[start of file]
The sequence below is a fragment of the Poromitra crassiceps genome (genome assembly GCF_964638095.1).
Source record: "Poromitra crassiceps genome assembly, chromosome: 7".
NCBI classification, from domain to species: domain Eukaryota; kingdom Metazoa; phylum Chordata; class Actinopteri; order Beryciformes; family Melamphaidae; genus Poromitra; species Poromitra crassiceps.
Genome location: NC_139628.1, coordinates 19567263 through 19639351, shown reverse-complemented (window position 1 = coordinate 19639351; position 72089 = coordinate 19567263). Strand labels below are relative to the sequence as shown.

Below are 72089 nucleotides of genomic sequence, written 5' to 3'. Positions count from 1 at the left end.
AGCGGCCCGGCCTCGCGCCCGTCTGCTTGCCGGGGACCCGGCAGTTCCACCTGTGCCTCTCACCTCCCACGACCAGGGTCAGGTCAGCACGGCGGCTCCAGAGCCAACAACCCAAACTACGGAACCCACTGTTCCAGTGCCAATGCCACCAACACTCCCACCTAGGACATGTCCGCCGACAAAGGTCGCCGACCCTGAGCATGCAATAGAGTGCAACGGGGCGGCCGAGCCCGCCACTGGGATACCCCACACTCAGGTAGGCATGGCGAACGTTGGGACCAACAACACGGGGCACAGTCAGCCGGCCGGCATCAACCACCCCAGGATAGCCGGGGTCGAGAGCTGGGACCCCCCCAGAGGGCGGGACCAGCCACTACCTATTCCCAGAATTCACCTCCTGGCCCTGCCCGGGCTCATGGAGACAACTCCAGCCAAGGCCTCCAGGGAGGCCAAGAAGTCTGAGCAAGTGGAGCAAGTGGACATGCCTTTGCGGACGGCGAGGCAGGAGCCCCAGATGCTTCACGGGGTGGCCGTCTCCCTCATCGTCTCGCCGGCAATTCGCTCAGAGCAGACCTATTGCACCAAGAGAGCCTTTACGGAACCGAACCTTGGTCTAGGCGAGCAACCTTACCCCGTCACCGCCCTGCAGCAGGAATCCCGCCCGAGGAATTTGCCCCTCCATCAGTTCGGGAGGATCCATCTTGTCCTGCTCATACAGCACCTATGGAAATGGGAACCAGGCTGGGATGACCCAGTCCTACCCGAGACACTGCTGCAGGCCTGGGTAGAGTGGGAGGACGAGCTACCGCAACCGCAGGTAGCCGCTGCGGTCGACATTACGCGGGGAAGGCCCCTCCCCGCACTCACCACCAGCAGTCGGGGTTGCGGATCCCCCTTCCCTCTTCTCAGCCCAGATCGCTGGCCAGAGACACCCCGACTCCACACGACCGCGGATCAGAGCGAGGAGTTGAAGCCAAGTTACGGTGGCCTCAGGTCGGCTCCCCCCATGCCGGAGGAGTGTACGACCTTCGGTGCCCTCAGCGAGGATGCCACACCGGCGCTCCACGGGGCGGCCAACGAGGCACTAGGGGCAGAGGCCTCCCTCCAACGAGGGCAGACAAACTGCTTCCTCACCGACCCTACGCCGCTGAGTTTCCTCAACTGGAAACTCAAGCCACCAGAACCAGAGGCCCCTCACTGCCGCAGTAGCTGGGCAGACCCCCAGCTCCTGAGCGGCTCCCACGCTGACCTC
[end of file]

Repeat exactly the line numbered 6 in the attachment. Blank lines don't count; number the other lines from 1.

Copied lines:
AGCGGCCCGGCCTCGCGCCCGTCTGCTTGCCGGGGACCCGGCAGTTCCACCTGTGCCTCTCACCTCCCACGACCAGGGTCAGGTCAGCACGGCGGCTCCAGAGCCAACAACCCAAACTACGGAACCCACTGTTCCAGTGCCAATGCCACCAACACTCCCACCTAGGACATGTCCGCCGACAAAGGTCGCCGACCCTGAGCATGCAATAGAGTGCAACGGGGCGGCCGAGCCCGCCACTGGGATACCCCACACTCAGGTAGGCATGGCGAACGTTGGGACCAACAACACGGGGCACAGTCAGCCGGCCGGCATCAACCACCCCAGGATAGCCGGGGTCGAGAGCTGGGACCCCCCCAGAGGGCGGGACCAGCCACTACCTATTCCCAGAATTCACCTCCTGGCCCTGCCCGGGCTCATGGAGACAACTCCAGCCAAGGCCTCCAGGGAGGCCAAGAAGTCTGAGCAAGTGGAGCAAGTGGACATGCCTTTGCGGACGGCGAGGCAGGAGCCCCAGATGCTTCACGGGGTGGCCGTCTCCCTCATCGTCTCGCCGGCAATTCGCTCAGAGCAGACCTATTGCACCAAGAGAGCCTTTACGGAACCGAACCTTGGTCTAGGCGAGCAACCTTACCCCGTCACCGCCCTGCAGCAGGAATCCCGCCCGAGGAATTTGCCCCTCCATCAGTTCGGGAGGATCCATCTTGTCCTGCTCATACAGCACCTATGGAAATGGGAACCAGGCTGGGATGACCCAGTCCTACCCGAGACACTGCTGCAGGCCTGGGTAGAGTGGGAGGACGAGCTACCGCAACCGCAGGTAGCCGCTGCGGTCGACATTACGCGGGGAAGGCCCCTCCCCGCACTCACCACCAGCAGTCGGGGTTGCGGATCCCCCTTCCCTCTTCTCAGCCCAGATCGCTGGCCAGAGACACCCCGACTCCACACGACCGCGGATCAGAGCGAGGAGTTGAAGCCAAGTTACGGTGGCCTCAGGTCGGCTCCCCCCATGCCGGAGGAGTGTACGACCTTCGGTGCCCTCAGCGAGGATGCCACACCGGCGCTCCACGGGGCGGCCAACGAGGCACTAGGGGCAGAGGCCTCCCTCCAACGAGGGCAGACAAACTGCTTCCTCACCGACCCTACGCCGCTGAGTTTCCTCAACTGGAAACTCAAGCCACCAGAACCAGAGGCCCCTCACTGCCGCAGTAGCTGGGCAGACCCCCAGCTCCTGAGCGGCTCCCACGCTGACCTC